Friday 19 July 2024
  • La Cimbali

Dialing in a passion for coffee

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The aroma of fresh ground coffee, the whirling buzz of a grinder, the swooshing sound of steaming milk … ah. The familiar sights, sounds and smells of the local coffee shop? Not anymore. Welcome to my house.

There is plenty written about brewing espresso at home. And most of those doing the writing will tell you it is expensive and difficult to achieve this elusive elixir anywhere other than a fancy third-wave, hipster-loving coffee shop. I was in agreement before.

That is, until I recently discovered a couple of buddies from an online running community, who also happen to be self-acclaimed coffee geeks. Both also own home espresso machines. Neither one paid anywhere near the $1,000 I had thought was required to achieve success at home. I had my doubts. I freely admit I am a true snob when it comes to espresso. I take only a smidgen of milk (macchiato), if any, no sugar or any flavoring. If you are going to serve me espresso, well, it damn well better taste really good.

I had to give one of these machines a try, so we set up an in-home coffee play date (seriously. what else can you call it?). With his eBay-found $200 Gaggia Classic in tow, Steve arrived and, within minutes, we had brewed a tasty shot of espresso. Here in my basement, with an inexpensive home espresso machine, we brewed a better espresso than what is served at most coffee shops – at least franchise giants and independents not served by bow-tie and vest-wearing geeks. I was amazed. This machine new is only about $380 and is made with some pretty hefty components usually found in commercial machines.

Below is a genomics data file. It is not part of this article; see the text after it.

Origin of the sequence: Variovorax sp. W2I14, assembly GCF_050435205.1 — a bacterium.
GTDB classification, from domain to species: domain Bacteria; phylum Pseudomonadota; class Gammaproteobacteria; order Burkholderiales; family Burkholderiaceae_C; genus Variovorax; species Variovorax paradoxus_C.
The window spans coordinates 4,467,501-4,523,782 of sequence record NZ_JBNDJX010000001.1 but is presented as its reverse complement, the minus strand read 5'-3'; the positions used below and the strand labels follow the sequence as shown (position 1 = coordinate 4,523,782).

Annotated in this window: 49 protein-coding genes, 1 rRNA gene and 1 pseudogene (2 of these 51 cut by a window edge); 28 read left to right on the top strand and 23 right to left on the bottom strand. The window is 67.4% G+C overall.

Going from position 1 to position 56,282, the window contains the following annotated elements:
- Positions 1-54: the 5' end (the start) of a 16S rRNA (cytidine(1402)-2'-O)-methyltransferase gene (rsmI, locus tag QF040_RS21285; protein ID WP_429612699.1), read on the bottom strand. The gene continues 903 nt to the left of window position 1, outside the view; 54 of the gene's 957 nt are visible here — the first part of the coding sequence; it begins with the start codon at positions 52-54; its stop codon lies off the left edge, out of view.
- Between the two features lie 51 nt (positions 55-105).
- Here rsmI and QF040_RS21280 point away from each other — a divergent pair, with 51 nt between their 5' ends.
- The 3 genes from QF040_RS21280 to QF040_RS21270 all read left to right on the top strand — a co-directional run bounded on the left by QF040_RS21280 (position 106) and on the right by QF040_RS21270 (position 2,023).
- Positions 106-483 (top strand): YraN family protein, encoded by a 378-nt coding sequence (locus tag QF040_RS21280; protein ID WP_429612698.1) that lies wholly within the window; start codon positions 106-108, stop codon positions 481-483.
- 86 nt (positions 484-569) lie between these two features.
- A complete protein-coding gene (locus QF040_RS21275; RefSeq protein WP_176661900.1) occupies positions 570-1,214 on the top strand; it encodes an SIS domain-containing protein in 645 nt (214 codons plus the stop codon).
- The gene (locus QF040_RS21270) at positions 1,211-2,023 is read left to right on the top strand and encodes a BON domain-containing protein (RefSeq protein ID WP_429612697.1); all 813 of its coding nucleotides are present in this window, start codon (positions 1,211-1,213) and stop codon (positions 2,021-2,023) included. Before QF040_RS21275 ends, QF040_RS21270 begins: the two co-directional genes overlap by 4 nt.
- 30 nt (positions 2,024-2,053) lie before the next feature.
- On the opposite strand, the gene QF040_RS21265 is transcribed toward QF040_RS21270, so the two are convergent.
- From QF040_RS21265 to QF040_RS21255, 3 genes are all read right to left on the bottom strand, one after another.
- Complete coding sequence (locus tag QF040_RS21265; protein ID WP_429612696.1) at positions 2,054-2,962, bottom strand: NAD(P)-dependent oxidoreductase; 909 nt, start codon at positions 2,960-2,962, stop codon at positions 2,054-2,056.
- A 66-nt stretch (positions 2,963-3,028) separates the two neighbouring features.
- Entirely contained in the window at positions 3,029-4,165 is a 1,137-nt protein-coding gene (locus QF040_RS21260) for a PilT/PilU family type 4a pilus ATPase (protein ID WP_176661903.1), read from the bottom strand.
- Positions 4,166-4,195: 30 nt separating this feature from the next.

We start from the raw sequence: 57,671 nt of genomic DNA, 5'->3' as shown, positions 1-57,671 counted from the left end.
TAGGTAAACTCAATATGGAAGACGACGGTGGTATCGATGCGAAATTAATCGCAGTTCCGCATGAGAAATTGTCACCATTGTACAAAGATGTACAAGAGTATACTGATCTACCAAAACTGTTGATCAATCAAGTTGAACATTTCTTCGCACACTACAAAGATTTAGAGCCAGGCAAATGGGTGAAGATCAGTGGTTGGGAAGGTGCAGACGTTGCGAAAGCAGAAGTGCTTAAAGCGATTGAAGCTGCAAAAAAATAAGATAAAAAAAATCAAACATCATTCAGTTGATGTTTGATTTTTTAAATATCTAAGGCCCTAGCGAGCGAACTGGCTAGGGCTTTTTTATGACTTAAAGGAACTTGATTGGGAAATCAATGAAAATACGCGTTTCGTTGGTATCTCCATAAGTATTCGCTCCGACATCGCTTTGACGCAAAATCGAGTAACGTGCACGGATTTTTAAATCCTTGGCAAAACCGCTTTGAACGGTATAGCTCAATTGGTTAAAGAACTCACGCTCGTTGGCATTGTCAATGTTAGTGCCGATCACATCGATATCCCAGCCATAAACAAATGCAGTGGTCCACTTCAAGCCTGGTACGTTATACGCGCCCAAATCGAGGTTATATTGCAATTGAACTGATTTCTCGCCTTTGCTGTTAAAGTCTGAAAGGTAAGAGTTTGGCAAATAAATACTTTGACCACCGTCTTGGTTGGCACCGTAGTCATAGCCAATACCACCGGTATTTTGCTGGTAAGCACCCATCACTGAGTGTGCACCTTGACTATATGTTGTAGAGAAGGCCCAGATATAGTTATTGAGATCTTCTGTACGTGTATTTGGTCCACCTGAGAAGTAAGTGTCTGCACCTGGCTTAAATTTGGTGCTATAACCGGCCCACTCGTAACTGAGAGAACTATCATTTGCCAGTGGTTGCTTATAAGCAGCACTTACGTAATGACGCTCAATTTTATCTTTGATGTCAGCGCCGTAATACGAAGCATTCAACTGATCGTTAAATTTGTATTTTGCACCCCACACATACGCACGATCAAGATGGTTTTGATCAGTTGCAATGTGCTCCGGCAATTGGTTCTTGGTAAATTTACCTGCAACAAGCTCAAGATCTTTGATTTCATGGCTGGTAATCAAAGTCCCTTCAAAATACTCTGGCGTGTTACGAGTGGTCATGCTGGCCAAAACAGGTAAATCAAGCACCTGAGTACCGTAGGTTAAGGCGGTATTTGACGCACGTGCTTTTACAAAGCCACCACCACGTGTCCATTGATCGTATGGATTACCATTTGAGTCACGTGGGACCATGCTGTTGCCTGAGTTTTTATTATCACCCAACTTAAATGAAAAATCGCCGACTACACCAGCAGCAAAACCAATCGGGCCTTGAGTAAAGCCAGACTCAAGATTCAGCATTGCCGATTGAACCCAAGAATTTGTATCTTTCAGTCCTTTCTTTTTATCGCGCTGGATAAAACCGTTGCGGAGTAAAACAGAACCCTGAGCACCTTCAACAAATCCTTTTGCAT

I prepared for the arrival of my own Gaggia Classic found in the Amazon warehouse site by rearranging the basement counter. I polished and I cleaned. I found a new home for the Chemex and found a new spot for the Hario ceramic dripper. I put the AeroPress on display and dug out the old La Pavoni espresso grinder from storage. I was like a collector waiting to add the final piece to a long-sought collection. Oh, I also roasted three pounds of coffee, but that is another column – stay tuned.

When my Gaggia Classic finally arrived, I was in coffee-geek heaven. While I prefer sweatpants over skinny jeans, and slippers instead of Converse sneakers, I did weigh beans by the gram. I adjusted the grind and tamp pressure. I timed and weighed each shot, taking notes. I tasted sour shots and flat shots. Shots that dripped a couple of grams and shots that gushed way too fast. I tasted them all. And it wasn’t too long before I was hitting a sweet spot that I liked.

The journey continues

This was definitely a hallelujah moment in my coffee journey.

Is the machine perfect? No. At this price range, steaming milk and brewing have to be done separately. But the machine quickly heated up to steaming temperature. The supplied “Panarello” milk frother does not do milk justice and really needs to be replaced with a Rancilio Silvia steam wand. There are plenty of discussions online about how to do this. For me, steaming milk is of little concern, except I will need to be able to do so for friends and family.

For one who works mostly from home, having the ability to walk a few steps and brew a shot of espresso — one that is arguably better than I can get at all but the best third-wave shops – makes sitting in front of this computer at all hours of the day just that much more rewarding.

My coffee journey is dialed into a new milestone, but in no way is complete.

Dan Dean is assistant managing editor, former staff photographer and coffee shop owner. He is a devoted geek of the bean and lens. He can be reached at

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